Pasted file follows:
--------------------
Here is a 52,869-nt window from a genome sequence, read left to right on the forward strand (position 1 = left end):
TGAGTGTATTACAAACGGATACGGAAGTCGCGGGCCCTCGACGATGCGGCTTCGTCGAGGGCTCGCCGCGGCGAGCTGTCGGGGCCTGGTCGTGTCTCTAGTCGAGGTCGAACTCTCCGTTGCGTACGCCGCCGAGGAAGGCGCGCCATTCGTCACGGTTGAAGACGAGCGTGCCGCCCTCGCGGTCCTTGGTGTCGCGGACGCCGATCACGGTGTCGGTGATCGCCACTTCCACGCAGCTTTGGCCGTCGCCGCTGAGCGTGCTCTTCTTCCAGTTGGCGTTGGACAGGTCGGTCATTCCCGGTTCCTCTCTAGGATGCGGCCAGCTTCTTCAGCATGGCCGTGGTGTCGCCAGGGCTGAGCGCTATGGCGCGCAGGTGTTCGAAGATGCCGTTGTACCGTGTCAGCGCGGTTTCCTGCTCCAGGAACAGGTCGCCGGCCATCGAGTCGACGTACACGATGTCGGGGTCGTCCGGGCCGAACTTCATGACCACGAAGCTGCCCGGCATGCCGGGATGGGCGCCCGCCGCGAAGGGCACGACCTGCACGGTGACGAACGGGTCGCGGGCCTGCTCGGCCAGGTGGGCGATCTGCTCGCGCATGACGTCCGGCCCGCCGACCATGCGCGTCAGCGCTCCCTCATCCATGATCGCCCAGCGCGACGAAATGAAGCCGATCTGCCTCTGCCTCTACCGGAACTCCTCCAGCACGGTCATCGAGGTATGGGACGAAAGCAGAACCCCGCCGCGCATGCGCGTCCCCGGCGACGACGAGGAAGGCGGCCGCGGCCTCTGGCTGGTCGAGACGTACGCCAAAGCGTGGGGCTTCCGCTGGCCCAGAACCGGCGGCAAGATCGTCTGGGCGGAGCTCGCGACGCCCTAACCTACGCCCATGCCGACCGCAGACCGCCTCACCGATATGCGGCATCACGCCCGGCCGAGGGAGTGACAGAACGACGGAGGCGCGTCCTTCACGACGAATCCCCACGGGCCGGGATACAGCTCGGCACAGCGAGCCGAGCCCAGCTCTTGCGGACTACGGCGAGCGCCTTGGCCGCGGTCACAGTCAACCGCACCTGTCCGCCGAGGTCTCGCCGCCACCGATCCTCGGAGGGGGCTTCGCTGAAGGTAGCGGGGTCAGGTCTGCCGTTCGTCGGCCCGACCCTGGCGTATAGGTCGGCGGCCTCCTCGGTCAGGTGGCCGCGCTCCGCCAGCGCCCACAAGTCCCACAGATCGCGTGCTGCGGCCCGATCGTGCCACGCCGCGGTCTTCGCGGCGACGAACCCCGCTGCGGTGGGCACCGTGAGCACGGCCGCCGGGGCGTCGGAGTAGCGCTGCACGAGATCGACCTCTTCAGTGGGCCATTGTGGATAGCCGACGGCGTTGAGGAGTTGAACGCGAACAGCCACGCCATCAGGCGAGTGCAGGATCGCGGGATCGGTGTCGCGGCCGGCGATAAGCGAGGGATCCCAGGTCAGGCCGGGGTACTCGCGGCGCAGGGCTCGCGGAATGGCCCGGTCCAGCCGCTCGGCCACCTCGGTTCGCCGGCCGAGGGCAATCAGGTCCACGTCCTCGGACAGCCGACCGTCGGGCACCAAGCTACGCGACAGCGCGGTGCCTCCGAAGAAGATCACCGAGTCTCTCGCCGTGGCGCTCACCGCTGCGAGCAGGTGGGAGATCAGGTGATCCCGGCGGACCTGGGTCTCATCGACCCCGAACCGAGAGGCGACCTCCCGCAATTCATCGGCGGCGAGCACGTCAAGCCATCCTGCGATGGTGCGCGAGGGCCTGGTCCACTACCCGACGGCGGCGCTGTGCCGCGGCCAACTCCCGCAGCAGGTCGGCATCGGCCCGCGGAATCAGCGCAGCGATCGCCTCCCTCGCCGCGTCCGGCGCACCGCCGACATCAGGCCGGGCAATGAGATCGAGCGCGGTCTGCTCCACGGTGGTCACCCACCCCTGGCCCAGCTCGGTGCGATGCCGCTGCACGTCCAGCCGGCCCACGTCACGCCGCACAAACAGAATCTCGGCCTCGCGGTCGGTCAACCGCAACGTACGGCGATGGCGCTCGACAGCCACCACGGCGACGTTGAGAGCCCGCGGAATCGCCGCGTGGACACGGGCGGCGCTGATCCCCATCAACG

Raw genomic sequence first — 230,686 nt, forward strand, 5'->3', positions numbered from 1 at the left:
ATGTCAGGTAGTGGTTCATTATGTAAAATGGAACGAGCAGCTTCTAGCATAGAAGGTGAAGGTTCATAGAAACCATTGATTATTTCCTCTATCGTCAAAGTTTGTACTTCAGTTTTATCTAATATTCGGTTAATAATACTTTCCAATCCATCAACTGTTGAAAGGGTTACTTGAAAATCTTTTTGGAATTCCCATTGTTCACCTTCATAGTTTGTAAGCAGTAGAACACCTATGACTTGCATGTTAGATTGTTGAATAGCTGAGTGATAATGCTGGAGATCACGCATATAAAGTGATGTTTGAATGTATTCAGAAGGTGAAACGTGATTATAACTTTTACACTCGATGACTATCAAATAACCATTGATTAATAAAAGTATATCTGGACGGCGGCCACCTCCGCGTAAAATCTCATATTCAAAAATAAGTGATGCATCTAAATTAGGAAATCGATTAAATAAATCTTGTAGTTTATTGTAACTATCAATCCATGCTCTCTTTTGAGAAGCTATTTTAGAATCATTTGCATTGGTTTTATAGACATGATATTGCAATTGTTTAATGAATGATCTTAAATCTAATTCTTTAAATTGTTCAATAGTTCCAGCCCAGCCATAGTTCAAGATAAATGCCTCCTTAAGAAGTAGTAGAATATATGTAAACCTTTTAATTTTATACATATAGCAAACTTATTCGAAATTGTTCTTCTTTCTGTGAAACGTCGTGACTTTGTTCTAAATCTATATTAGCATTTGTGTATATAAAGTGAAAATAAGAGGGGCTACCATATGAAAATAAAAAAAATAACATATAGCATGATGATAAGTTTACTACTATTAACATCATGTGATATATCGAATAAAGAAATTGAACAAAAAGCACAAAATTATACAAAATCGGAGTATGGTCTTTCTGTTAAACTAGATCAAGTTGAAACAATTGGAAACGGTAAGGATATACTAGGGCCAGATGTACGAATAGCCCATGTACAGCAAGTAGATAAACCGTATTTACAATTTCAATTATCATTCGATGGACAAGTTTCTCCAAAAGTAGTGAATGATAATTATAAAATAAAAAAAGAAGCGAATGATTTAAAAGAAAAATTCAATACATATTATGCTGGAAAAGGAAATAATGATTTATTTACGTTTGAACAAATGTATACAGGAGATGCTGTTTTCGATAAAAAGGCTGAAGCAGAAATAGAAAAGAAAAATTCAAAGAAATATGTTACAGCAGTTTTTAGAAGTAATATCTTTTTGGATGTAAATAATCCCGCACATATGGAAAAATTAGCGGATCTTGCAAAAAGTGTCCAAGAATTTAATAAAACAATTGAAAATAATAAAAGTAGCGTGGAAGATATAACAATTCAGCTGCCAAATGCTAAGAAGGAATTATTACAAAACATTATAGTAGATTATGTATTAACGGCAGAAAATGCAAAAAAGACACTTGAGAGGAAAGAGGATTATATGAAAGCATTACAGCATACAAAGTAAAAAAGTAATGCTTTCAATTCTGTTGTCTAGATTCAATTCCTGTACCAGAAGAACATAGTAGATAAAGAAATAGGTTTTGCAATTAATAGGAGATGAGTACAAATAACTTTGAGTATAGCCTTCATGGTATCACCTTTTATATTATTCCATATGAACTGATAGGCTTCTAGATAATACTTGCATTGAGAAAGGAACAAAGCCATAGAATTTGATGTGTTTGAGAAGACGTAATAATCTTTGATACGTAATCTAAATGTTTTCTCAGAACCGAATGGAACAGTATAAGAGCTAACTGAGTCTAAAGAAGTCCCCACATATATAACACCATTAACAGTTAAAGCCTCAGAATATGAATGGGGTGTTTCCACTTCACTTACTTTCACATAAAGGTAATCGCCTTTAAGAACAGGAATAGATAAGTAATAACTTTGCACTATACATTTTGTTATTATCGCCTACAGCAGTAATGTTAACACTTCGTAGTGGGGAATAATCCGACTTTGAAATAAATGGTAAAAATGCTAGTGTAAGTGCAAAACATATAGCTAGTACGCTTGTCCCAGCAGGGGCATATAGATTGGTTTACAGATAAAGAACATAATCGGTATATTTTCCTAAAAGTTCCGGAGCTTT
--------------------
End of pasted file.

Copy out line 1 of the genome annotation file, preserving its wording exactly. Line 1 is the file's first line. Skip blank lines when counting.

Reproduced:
Here is a 52,869-nt window from a genome sequence, read left to right on the forward strand (position 1 = left end):